What do influencers think about the new hiding likes Instagram trial? 0 344

It is still relatively early to say how the Instagram ‘likes’ ban in selected countries will affect the number of people actually liking a piece of content posted by their favorite influencer.

While brands and content creators have attempted to adjust in countries like Canada, Italy, Brazil, New Zealand, and Japan, where the ban was introduced last month, there still remains a discussion surrounding the efficacy of this test being carried out by the Facebook-owned social platform. Ultimately, at this point in time, the potential positive outcomes of a more “healthy” environment and higher quality content are yet to be seen.

Here, content creators from different countries around the world share their views on how they see the latest Instagram decision having an impact.

It will change the way people use Instagram

“I think it’s a great initiative. Likes are causing anxiety amongst users and hiding them will change the way one uses Instagram. Content will be created for the content and not to get likes.”

Pooja Dhingra – Pastry chef. Founder and CEO @Le15India and author

Only good content will matter

“Definitely a good initiative because in a world where the number of likes proves a person’s popularity or not, there is a lot of competitiveness, depression and imposed standards. I think hiding likes will direct people towards paying a lot more interest to the content itself, and only those ones with good content will continue to influence people’s lives.”

Bruna Martimiano – Blogger and digital Influencer

There are two sides to it

“We see the good and bad side of it. The good: without the pressure of having really high engagement, creators will have more freedom of expression with the content that they’re making. Either they get more personal to connect with their audience more, or they create even more beautiful content to continue standing out. It can encourage newer creators, too, to create more as they would be judged by quality rather than likes.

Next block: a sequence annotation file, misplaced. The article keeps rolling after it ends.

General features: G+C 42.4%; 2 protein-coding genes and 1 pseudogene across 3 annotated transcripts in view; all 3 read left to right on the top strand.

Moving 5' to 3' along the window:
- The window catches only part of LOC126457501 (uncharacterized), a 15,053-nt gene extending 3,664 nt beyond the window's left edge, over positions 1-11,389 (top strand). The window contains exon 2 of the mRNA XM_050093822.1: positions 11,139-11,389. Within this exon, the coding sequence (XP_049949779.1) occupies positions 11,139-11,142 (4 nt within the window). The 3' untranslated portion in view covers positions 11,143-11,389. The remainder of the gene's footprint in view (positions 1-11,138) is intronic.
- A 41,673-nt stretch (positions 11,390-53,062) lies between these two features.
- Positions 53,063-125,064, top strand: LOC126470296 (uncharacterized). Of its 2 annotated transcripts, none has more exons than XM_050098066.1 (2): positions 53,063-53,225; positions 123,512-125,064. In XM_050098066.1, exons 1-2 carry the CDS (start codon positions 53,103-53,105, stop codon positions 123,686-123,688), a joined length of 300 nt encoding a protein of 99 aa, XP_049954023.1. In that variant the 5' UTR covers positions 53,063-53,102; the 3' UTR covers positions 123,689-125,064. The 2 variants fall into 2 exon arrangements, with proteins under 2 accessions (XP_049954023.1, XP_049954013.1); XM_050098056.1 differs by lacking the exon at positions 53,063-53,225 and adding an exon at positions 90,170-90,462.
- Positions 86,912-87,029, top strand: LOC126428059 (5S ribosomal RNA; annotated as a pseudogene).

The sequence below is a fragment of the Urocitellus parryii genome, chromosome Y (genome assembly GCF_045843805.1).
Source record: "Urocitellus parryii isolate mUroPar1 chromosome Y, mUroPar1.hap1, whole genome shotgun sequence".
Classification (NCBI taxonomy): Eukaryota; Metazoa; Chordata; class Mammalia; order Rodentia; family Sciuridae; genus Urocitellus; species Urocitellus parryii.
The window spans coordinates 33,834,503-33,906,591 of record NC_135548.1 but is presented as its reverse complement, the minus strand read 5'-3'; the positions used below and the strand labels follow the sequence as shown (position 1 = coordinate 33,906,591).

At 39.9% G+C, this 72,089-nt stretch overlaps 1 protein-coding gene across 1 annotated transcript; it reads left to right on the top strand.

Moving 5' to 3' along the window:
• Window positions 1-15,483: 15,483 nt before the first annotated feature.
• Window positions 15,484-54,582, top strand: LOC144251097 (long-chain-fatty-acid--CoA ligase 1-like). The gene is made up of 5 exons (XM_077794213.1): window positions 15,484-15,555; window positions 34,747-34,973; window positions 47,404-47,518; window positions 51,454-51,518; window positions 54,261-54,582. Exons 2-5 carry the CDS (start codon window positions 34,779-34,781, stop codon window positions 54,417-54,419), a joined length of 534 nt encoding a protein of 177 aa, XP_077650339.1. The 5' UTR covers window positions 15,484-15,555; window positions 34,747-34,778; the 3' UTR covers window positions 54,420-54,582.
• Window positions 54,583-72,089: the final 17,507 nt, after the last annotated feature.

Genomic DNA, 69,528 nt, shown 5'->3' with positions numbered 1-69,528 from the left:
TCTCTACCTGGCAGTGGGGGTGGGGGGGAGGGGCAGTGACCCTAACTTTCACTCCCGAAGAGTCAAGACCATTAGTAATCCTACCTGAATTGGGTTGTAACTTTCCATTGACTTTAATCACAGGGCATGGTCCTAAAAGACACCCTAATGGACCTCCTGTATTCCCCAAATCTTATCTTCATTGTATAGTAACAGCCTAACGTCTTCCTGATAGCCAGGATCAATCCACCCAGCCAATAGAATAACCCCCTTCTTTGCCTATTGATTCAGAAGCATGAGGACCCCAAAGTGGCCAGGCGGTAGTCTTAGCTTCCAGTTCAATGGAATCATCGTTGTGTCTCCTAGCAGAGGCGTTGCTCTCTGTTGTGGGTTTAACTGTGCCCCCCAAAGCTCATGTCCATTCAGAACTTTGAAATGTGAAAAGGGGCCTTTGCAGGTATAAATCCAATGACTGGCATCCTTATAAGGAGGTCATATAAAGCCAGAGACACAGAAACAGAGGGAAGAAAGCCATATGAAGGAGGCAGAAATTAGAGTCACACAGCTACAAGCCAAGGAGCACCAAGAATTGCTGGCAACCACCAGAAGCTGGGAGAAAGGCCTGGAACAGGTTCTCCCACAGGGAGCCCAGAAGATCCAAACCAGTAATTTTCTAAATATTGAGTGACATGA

However, the bad side of it is that this can be a move for the platform to control engagement more. If no one can see the likes, the algorithm can try to lessen exposure to content and they can prioritize content distributors that are spending more money (advertisers and promoters).

Ruben Arriba and Rachel Pregunta – Content creators and travel bloggers at @gamintraveler 

People will stop comparing themselves to others

“I believe it’s a good and a bad thing really depending on what way you look at it 💯. It’s not really good for people that are promoters or influencers as they work with a lot of companies that send them clothing and other things because they have a really good following on their Instagram and get a lot of people liking their pictures, which means a lot of people see what they post and may potentially buy it. On the other hand, it’s good for people’s mental health as they can stop comparing themselves to others.”